Ray Dalio opens up about son's tragic death: 'It was like a bomb went off that tore … our family up'

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Billionaire hedge fund founder Ray Dalio on Wednesday opened up about his son's death, just weeks after the deadly Connecticut car crash that "tore" up his family.

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In December, Ray Dalio's son, Devon, was killed when the Audi he was driving crashed into a Verizon store at a shopping center in Greenwich and burst into flames. He suffered from smoke inhalation and thermal injuries, which led to his death, officials confirmed to Fox News.

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Up until Wednesday, the billionaire founder of Bridgewater Associates remained mostly silent on the matter — only posting a few social media messages – in order to mourn and process the "devastating"  Dec. 17 crash.

"It was like a bomb went off that tore my wife and I and our family up," Ray Dalio said in a LinkedIn post on Wednesday. "At the time, it was difficult to process emotionally and intellectually, yet I had to decide what to do to deal with these traumas."

BILLIONAIRE RAY DALIO SPEAKS OUT ABOUT 'JOURNEY AND REFLECTIONS' FOLLOWING SON'S SUDDEN DEATH

Right after his son's death, Ray Dalio tweeted that his family was “mourning and processing and would prefer to be incommunicado for the time being.”

In his latest post entitled "My Reflections Six Weeks After My Son’s Passing" — which will be his last one on the matter — Ray Dalio said he wanted to share his journey over the past month and a half, which put him "in a much better place emotionally and intellectually," in part to help others who may face a "somewhat analogous version of this case."

Some of his methods included meditation and eliminating "all distractions" from his family's lives in order to allow for an "abundance of time to feel and think and do whatever came naturally," he wrote.

Devon Dalio, Ray Dalio (LinkedIn/Getty)

Allowing the family to be alone together and experience "this without obligations was best," he added.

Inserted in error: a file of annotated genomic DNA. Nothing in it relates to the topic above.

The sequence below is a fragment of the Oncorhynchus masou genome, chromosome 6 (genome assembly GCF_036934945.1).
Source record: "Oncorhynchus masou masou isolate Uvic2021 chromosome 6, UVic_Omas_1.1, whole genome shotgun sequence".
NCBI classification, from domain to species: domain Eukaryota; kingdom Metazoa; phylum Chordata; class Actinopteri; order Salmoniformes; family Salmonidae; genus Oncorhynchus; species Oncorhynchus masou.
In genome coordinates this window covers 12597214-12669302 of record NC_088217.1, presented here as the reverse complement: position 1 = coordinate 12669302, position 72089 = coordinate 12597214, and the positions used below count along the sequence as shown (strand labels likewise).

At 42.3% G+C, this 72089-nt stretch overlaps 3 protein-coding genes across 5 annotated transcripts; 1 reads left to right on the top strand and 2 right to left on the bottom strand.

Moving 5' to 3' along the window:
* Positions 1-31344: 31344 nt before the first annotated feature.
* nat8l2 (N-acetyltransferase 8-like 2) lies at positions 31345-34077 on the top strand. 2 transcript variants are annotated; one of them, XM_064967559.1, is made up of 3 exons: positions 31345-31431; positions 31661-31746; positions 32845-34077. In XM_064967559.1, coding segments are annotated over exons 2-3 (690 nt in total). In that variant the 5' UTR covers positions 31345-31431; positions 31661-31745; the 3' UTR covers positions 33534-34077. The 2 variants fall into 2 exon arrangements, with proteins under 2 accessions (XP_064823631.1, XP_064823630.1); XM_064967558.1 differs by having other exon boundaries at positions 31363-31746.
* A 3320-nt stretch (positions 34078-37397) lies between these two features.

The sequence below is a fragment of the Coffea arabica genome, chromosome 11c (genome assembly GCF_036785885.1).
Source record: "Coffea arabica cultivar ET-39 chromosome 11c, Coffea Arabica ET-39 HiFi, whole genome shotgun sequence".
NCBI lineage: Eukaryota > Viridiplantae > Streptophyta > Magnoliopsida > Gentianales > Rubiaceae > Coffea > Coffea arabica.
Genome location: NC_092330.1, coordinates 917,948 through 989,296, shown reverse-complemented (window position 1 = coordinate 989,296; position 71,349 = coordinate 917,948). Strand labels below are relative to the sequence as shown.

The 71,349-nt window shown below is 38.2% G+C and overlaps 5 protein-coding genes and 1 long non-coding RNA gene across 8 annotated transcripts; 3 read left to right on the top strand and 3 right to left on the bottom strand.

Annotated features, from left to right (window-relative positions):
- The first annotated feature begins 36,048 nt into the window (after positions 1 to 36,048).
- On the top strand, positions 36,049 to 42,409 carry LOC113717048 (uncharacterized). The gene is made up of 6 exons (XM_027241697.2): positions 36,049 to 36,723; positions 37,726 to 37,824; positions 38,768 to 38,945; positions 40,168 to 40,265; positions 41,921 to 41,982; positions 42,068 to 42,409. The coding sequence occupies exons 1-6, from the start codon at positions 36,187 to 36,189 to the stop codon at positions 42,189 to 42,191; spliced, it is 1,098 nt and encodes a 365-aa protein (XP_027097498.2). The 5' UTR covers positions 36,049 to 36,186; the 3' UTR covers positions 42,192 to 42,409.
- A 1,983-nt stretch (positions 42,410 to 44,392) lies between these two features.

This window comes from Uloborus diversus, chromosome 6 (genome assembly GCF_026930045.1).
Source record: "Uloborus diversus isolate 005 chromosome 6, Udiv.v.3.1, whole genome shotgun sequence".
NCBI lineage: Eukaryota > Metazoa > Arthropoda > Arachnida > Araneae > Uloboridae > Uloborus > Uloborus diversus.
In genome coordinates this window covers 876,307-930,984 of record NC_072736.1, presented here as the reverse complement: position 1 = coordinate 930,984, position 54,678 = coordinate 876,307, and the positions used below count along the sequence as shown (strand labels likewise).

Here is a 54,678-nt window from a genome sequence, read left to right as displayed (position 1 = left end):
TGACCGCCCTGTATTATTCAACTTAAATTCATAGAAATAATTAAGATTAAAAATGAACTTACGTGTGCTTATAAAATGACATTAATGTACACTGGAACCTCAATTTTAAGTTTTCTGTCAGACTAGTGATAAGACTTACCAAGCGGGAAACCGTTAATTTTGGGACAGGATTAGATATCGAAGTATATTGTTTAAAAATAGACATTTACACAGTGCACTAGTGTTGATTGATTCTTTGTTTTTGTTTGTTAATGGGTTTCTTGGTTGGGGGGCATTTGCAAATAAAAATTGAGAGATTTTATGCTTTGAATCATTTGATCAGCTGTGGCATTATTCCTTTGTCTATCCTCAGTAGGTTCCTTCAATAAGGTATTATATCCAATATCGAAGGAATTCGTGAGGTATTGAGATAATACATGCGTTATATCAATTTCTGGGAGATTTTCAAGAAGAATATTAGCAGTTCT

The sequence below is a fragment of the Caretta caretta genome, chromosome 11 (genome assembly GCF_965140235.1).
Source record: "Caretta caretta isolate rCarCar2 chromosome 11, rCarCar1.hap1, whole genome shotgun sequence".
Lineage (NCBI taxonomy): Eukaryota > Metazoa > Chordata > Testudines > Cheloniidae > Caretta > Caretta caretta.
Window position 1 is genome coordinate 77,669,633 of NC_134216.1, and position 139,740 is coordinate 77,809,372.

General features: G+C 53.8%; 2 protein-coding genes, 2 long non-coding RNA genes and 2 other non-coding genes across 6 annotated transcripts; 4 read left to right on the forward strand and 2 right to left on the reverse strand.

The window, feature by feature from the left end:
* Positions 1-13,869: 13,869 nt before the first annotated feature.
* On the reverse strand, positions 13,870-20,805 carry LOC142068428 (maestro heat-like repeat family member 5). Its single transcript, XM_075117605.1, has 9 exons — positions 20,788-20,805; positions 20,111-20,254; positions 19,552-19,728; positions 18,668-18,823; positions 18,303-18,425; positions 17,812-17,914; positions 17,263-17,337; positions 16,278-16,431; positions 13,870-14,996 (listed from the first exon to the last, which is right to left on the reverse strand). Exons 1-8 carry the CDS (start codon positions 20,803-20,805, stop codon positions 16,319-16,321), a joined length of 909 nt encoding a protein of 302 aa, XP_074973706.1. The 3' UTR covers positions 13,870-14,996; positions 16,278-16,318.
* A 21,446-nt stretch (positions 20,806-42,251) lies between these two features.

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After his son's small and intimate burial, the family went to a place "with lots of nature and trails in the woods" so they could walk and have the "freedom we had to feel, think, and do what each wanted."

Ray Dalio said this allowed them to "emotionally and intellectually get into our own equilibrium," which included crying and laughing at memories of 42-year-old Devon Dalio.

Upon returning, Ray Dalio said they didn't want their son to "become irrelevant and out of our thoughts."

Instead, he and his wife, Barbara, put a picture of Devon Dalio and his daughter in a spot of their home where they have tea every morning.

RAY DALIO'S SON'S DEATH RULED ACCIDENT CAUSED BY SMOKE INHALATION, BURNS FOLLOWING FIERY CRASH: OFFICIALS

"We say hello to him and feel him with us, and we each conjure up memories of him and write them down in a journal which we will pass to his daughter to read when she is older," Dalio said.

Now that the family has settled back into their "new normal, in which we are going on with our lives having emotionally and intellectually come to terms with our new reality," Ray Dalio said it will be his "last communication on this subject."

Prior to his death, Devon Dalio worked as a project manager at Bridgewater Associates, according to his LinkedIn page. He also served as a board member of the Dalio Foundation, according to the foundation’s tax filings.

In addition to his parents, Devon Dalio is survived by a wife, daughter and three brothers.

The Associated Press contributed to this report. 

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